"You need to figure out what you want."
I like to think I know what I want, I could write a page or two of qualities that I'm looking for in a guy. But then I feel like people would tell me I'm "too picky."
Is that the fate of the single person, you "need to figure out what you want" but if you know what you want you're "too picky"?
I know some people get too focused on specific (often superficial) details. If I'll only date brunette millionaire Harvard grads who are 6ft or taller, I'm significantly reducing the number of guys I can date (especially since I'm not in millionaire and/or Harvard social circles). But if I want to date an emotionally mature, financially stable, kind, down-to-earth guy with a good sense of humor, am I being "picky"? Where's the line between having standards and having a laundry list?
Emily said that she had been too picky, so a few years ago she decided to give everybody a chance and it helped her figure out what she really wanted. She and her boyfriend had known each other for several years through friends and they initially didn't get along very well. As they spent more time together she realized that she liked how she felt around him. And he fit other criteria she had: physically active, independent, doesn't play games, and she didn't have to give up her high heels.
One goal of this experiment is to give guys a chance that I normally wouldn't. But my dating history suggests that I could be a bit more discerning. In the past 6 years of being "single" I've dated/been involved with a wide range of guys: hippies who lived in buses, anarchists, a writer/director, an accountant, a bartender, and a compulsive liar. I was trying to be open to anything and along the way some standards developed: I will only date guys who live in a permanent structure (house, apartment, etc), no long-distance, must have compatible senses of humor, not bats#%t crazy.
I prefer to date guys that are taller than me, and some people seem to consider that "picky." Is being "picky" about physical/superficial things? But attraction is at least somewhat physical/superficial, and how much can we change what we're attracted to? No one will match every quality you're looking for, but where is the line between compromise and settling? How about the differences between the type of guys I say I want to date and the guys I actually get involved with? Lots of questions to ponder...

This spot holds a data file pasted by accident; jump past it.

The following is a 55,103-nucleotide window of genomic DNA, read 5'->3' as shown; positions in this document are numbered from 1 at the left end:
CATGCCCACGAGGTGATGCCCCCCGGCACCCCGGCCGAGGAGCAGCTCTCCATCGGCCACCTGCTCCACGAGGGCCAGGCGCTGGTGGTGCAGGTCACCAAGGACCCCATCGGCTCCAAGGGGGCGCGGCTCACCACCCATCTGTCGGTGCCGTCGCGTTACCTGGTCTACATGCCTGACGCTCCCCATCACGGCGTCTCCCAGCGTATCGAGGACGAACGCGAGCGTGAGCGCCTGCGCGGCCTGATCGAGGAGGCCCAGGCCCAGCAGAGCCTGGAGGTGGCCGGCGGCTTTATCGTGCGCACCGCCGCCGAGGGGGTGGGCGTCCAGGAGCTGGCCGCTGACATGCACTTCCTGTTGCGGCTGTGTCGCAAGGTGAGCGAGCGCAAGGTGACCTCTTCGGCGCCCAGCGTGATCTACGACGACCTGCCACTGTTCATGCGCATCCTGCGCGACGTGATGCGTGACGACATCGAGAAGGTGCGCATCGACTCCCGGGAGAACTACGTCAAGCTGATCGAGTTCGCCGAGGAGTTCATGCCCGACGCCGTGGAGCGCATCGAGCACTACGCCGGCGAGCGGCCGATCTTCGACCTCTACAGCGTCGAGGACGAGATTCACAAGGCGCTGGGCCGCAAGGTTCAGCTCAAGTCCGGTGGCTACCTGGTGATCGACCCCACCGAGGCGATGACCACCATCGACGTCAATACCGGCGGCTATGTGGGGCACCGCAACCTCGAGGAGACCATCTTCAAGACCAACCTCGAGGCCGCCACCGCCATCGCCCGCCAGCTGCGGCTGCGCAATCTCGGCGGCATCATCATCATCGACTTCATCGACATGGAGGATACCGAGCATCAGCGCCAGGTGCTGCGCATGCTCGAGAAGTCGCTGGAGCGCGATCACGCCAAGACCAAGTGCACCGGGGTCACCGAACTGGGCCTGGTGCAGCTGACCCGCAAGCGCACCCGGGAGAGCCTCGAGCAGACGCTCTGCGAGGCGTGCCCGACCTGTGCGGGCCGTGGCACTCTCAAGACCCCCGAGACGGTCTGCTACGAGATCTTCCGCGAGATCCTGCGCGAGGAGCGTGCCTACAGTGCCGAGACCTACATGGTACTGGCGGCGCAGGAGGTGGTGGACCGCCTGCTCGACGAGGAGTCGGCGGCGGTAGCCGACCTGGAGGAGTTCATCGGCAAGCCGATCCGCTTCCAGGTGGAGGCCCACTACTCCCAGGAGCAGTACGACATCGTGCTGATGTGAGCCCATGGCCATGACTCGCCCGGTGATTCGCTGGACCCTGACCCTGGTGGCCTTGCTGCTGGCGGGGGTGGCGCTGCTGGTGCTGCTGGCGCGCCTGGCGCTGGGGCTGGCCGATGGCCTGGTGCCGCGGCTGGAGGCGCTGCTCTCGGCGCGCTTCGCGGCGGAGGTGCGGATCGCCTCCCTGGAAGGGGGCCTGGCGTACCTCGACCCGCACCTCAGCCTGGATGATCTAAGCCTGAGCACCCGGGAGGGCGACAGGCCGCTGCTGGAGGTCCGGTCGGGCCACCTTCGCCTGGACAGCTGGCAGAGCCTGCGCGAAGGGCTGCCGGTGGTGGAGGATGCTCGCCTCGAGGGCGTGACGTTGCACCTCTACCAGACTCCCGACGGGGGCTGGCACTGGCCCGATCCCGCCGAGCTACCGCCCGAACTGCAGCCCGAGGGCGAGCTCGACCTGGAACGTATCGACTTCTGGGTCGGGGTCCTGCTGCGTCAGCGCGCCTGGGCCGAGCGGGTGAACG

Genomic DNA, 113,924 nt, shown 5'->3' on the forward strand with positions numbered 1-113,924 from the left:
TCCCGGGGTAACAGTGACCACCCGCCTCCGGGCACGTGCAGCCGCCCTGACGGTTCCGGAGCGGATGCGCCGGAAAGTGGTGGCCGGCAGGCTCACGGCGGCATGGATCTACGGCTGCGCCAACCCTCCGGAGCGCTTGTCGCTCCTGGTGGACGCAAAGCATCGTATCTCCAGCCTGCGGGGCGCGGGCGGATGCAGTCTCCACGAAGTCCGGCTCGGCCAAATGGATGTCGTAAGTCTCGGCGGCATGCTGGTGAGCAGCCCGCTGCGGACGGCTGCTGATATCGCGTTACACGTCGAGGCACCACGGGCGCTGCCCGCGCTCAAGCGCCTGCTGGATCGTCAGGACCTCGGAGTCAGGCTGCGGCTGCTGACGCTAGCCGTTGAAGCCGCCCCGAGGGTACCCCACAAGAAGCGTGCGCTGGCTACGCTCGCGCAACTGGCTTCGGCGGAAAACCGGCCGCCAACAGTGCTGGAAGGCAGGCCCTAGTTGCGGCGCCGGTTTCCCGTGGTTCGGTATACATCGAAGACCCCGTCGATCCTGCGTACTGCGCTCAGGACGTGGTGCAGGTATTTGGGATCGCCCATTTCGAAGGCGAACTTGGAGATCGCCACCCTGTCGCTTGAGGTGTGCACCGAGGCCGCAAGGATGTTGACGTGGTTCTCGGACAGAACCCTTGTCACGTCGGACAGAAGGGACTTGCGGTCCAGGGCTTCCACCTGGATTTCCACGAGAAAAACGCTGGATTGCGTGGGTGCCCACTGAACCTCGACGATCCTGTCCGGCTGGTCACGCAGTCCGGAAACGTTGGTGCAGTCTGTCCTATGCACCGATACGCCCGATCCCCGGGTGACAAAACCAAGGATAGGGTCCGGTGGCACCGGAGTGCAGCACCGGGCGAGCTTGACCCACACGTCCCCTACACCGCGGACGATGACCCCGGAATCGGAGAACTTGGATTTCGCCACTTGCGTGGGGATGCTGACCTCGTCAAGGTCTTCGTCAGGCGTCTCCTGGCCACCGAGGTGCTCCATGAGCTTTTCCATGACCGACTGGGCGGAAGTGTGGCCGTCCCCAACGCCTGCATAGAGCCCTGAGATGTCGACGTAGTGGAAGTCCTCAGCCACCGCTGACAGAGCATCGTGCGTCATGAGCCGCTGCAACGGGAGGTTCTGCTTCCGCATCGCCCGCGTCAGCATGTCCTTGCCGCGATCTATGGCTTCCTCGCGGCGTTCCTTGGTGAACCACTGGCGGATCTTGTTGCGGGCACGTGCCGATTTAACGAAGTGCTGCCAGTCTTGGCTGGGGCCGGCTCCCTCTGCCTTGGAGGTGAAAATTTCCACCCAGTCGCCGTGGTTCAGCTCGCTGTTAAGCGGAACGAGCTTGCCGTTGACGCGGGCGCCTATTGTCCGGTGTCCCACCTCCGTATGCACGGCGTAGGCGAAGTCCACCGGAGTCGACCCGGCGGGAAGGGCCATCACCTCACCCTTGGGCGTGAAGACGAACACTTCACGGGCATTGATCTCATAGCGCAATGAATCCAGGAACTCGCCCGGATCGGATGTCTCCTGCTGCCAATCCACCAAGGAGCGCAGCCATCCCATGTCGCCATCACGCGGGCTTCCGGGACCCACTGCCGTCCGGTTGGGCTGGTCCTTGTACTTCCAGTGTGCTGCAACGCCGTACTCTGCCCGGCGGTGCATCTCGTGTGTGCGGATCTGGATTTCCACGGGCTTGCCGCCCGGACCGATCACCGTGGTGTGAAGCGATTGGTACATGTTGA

At the end of her Matchmaker week, Emily picked two guys:
Bachelor #6 is a church-going music teacher who says he's a good listener (interestingly, he is from Georgia, where Emily currently lives).
Bachelor #7: Emily described him as a male version of me, in his profile he says he's "A witty, goofy, introspective, serious spaz." Differences between us: he's 39 years old, one inch taller than me, and has a red "Jew-fro."
She said they both "seemed intriguing and not your normal choices, but not going to piss you off either." I contacted both bachelors, and Bachelors #6 and I are working on scheduling a date. Bachelor #7 has not responded, so the trend of one bachelor per week being a flake continues. It is odd to me that it's such a high flake rate, but thankfully I just see it as a statistic of the experiment and I don't take it personally!
We also started a new Matchmaker Week! The Matchmaker for Week #4 is my friend Michael. He and I went to high school and part of college together, and traveled in Europe together during college. He's the first male Matchmaker of the experiment, so we'll see how his perspective is different!